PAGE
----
Patients who are eligible for this trial will receive 2–4 cycles of platinum doublet neoadjuvant chemotherapy. The recommended non-platinum agents are pemetrexed or vinorelbine for non-squamous carcinoma and gemcitabine or vinorelbine for squamous carcinoma. TMG/DMC (Data Monitoring Committee) are aware that the standard of care for the systemic treatment of stage III NSCLC may evolve over the course of this study and will consider the evolving evidence on newer approaches such as immunotherapy.

RT intervention and planning

Four-dimensional CT with intravenous contrast should be used for all ADSCaN patients to account for tumour motion during breathing. The whole thorax (cricoid to L2) should be covered to allow dose volume histograms to be calculated for the lung, heart, spinal cord, brachial plexus, great vessels, proximal bronchial tree and the oesophagus.

The input of a thoracic radiologist is recommended when defining the identifiable tumour and involved lymph nodes to give the GTV. The thoracic radiologist should work with a qualified radiation oncologist specialised in thoracic malignancies to produce a motion-adapted GTV.

The 4D-GTV is expanded by 5 mm to create the clinical target volume (CTV). The CTV will be expanded to include microscopic spread and may be edited to account for anatomical barriers but only if it is not thought to invade the structure.

CTV to planning target volume (PTV) expansion takes into account patient set-up uncertainties:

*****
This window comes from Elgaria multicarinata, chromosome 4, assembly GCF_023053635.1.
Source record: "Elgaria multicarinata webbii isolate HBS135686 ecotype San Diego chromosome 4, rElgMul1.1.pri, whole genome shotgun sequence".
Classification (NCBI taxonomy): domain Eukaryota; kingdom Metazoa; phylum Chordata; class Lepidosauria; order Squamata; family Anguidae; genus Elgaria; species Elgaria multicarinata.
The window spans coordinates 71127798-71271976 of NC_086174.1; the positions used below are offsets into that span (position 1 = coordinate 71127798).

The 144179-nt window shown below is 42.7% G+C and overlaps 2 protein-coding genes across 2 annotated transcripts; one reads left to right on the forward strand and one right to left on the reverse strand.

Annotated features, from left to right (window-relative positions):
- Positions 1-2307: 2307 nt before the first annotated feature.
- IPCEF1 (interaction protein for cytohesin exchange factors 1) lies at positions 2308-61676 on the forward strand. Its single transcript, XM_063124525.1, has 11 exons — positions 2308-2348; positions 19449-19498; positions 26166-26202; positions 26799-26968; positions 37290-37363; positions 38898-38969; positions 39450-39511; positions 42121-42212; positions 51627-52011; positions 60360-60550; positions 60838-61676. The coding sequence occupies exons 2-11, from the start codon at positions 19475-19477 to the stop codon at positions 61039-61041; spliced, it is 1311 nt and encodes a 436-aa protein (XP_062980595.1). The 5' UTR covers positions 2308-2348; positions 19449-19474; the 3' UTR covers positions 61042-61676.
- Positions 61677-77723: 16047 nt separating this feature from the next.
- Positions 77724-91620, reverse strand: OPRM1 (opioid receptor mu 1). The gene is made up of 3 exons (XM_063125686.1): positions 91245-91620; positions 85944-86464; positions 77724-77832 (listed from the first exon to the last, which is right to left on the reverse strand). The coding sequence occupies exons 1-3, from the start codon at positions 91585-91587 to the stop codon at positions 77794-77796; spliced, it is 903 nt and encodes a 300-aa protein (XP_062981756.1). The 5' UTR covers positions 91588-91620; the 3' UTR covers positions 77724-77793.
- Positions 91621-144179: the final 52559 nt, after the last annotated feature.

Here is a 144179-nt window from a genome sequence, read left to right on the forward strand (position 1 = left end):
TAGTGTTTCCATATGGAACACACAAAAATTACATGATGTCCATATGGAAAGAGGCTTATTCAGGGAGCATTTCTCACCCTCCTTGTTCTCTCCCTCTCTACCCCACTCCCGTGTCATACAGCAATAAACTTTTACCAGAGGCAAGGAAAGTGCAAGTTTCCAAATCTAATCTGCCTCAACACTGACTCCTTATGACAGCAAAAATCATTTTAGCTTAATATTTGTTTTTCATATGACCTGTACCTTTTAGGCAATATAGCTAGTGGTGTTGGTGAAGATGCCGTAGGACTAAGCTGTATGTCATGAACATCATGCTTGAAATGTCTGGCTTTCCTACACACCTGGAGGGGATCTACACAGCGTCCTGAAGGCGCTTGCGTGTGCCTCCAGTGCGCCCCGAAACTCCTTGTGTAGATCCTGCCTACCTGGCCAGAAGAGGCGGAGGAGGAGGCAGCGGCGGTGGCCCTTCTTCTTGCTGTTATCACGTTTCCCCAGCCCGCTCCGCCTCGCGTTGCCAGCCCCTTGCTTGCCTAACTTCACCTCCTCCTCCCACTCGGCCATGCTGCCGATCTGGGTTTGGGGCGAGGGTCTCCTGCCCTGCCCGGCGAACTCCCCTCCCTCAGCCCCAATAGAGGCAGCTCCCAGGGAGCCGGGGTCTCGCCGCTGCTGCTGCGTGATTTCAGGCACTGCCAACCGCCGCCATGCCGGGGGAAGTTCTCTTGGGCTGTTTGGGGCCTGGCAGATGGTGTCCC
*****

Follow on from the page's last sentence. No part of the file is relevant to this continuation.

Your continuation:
• If a centre is using per-fraction cone beam CT (CBCT) imaging and online correction for treatment verification, the CTV should be expanded by 5 mm isotropically to create the PTV.

  • If a centre is not CBCT imaging per fraction, the CTV should be expanded by 7 mm axially and 9 mm cranio/caudally to create the PTV.

Prescribed dose and fractionation

RT schedules should begin on a Monday where possible to reduce overall treatment time. Schedules are summarised in table 1, and dose constraints for organs at risk (OAR) are given in table 2.

Table 1

Summary of trial arms

Table 2

Dose constraints for all trial arms

All patients recruited at a centre must be treated with the same planning technique irrespective of randomisation arm. The use of IMRT is strongly recommended (and mandated for arm E) using five or more fields in an IMRT plan or an arc technique may be used.

Follow-up

Patients are followed up monthly for 3 months, then 3-monthly to 2 years, 6-monthly to 3 years and then annually. A late toxicity assessment will be performed at each visit.

Withdrawal

Patients can withdraw from the trial at any time without any effect on clinical care.

Quality of life

Quality of life (QoL) as measured by EuroQol-5D (EQ-5D) will be completed at all study visits and weekly during treatment.

Data collection

All information collected during the course of the study will be kept strictly confidential. Data will be entered on to an electronic case report form system with built-in edit checks to ensure high-quality data. Sites will be monitored centrally by checking incoming data for compliance with the protocol, data consistency, missing data and timing.

Statistical considerations

The comparison of each experimental arm to standard treatment has 80% power to detect a 33% increase in median PFS (from 8 to 10.7 months) at the 20% one-sided level of statistical significance.17 A 33% improvement in PFS was selected as it was felt realistic and that an improvement of this magnitude was required to ensure UK support for any subsequent phase III. There is no formal calculation of sample size for the ‘pick-the-winner’ element; if more than one experimental arm passes the screening threshold, a choice will be made using efficacy, toxicity, QoL and health economics (HE) evidence.